When logged in, users can answer the question, “Do you want to support the #BlackLivesMatter movement by adding a badge to your profile?” If the answer is yes, the hashtag will appear on the user’s profile alongside a black heart.
Examples of the new questions users may come across ask their stance on protesting to fight inequality, how they will address racial inequality and whether it’s important for their partner to fight for racial justice.
The company received more than 100,000 answers to these new questions, according to an OkCupid press release.
More than half of OkCupid users who responded to the questions revealed they are donating their time or money, educating themselves or others on racial equality and protesting. Nearly a quarter of users have stuck with educating themselves or teaching others about racial equality.
Nearly one-tenth of users have opted to donate their time or money to the cause while less than one-tenth have only protested.
This isn’t the first time OkCupid has provided users an outlet for civil rights and social justice causes. Previously, the company gave users the option of placing #IStandWithPP and #RightToLove badges on their profiles.
The responses shared by users fall in line with the trend OkCupid’s sister brand Tinder identified late last year that showed political causes are becoming more popular in the modern-day dating scene, especially among Gen Z.
However, OkCupid’s new profile badge also comes days after Tinder was publically criticized by users who accused the dating app of banning people who share fundraising initiatives for Black Lives Matter.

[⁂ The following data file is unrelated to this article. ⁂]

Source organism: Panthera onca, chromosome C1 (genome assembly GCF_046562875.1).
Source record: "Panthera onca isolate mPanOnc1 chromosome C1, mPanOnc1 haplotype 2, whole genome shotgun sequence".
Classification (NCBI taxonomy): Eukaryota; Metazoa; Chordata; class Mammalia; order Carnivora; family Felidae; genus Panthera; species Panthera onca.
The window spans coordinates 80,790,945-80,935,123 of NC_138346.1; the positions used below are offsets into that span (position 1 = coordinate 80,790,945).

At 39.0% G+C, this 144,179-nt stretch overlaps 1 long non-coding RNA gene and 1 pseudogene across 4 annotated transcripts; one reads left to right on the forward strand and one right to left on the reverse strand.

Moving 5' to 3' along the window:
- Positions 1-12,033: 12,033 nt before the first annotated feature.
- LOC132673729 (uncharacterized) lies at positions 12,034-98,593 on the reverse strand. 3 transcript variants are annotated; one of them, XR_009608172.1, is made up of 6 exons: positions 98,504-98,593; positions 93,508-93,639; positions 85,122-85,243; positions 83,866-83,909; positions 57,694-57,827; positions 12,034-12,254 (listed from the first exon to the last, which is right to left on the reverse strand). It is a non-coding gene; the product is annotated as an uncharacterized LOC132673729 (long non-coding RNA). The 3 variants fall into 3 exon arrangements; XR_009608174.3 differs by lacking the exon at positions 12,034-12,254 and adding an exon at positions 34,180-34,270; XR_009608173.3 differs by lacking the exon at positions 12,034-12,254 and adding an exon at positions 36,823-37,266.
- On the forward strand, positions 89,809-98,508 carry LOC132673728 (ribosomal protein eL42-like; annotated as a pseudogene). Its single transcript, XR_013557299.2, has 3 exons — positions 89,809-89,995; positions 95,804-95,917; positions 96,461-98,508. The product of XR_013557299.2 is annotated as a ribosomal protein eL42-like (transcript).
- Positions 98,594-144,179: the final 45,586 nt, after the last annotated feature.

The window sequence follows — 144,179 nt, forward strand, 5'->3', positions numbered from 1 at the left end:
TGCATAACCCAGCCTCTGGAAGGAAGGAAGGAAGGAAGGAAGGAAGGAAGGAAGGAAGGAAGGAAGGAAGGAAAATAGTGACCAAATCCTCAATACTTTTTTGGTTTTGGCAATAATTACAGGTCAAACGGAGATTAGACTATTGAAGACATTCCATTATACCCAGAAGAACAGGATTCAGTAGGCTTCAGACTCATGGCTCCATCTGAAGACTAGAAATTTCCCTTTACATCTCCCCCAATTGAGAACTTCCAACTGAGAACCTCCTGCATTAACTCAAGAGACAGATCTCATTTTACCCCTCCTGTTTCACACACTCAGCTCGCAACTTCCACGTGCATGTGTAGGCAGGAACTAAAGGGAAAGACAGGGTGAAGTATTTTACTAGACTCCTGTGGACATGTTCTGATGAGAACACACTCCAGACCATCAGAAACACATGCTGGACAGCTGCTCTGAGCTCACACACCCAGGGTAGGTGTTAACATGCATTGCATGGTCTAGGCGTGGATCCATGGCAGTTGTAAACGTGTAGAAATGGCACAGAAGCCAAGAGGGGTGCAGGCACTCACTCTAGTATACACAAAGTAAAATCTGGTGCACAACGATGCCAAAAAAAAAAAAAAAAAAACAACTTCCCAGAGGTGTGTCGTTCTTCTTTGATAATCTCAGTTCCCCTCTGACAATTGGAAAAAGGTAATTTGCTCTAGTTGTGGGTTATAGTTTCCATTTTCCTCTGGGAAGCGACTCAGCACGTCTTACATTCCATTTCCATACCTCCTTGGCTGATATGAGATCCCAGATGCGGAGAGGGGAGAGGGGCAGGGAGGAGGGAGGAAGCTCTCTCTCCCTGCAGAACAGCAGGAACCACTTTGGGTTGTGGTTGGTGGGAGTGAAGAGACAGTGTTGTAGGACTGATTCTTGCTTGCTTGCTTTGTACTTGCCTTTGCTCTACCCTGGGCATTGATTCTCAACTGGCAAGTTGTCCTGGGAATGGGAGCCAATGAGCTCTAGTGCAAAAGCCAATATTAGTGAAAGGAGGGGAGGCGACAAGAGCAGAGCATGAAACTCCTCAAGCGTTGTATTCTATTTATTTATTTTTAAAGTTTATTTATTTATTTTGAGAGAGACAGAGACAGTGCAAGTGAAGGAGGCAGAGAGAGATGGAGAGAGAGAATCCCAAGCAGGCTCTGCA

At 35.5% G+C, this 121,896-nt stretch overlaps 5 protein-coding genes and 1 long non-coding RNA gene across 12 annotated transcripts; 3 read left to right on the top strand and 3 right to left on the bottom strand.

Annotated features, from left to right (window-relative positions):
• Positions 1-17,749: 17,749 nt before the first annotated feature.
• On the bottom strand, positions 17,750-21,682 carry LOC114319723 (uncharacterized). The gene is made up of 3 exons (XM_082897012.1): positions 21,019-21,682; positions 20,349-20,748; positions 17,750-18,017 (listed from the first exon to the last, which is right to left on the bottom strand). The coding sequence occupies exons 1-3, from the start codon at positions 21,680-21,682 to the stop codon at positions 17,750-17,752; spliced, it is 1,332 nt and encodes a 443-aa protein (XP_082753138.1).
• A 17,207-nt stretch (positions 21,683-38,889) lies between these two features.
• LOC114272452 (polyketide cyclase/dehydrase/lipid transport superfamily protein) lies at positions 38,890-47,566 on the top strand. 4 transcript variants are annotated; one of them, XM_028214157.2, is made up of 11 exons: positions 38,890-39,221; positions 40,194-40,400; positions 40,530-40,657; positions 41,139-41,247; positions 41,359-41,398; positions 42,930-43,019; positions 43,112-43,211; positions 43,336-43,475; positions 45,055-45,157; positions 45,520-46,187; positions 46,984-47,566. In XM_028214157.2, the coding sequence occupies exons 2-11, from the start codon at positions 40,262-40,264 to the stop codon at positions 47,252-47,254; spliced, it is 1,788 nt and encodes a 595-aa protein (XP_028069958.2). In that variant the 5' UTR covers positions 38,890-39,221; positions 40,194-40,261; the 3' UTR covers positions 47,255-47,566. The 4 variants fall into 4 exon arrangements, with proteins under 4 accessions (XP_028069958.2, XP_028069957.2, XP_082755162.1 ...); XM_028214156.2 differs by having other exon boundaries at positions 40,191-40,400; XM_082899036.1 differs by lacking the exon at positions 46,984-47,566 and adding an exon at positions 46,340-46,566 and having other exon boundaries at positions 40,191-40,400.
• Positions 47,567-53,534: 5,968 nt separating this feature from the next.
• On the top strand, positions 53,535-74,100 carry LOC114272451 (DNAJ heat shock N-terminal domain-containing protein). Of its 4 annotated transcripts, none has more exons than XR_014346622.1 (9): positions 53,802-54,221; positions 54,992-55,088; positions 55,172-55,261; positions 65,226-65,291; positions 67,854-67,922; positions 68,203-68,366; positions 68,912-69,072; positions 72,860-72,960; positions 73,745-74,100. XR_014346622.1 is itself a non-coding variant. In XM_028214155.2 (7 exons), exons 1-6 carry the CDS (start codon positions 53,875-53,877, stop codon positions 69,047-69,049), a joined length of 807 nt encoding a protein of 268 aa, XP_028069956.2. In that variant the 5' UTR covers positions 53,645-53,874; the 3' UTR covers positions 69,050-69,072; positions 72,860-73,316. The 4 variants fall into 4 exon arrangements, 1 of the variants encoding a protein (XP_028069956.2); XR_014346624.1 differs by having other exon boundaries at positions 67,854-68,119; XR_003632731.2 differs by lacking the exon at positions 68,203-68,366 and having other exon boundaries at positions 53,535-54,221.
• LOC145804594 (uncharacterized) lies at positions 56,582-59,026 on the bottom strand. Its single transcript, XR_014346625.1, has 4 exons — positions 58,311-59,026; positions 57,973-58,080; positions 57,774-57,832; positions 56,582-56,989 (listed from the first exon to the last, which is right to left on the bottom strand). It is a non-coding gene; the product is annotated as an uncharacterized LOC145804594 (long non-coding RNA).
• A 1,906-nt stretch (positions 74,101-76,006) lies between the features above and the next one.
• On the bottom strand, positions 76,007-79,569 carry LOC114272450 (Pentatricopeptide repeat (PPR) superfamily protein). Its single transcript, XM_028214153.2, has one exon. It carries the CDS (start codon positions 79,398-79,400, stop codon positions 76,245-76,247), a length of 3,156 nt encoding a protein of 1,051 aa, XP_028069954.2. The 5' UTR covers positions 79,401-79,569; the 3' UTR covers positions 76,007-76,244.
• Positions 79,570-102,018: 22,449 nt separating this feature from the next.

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Both companies are notably under the Match Group’s portfolio of brands, which is owned by IAC/InterActiveCorp – a media and internet giant that is led by billionaire Barry Diller.
It’s not just dating apps that are implementing visuals to show support for Black Lives Matter after recent protests against police brutality have pushed Americans to action.
Amazon added a Black Lives Matter banner to its homepage and sent a message of its support to customers, to which CEO Jeff Bezos shared he’s “happy to lose” customers over his stance this week.
Meanwhile, Netflix has launched a collection of films and TV shows under the category Black Lives Matter to show that “Black storytelling matters.”
Countless other companies in media and other industries have shared similar sentiments internally for employees and externally for consumers via social media, including JPMorgan, Starbucks and the NFL.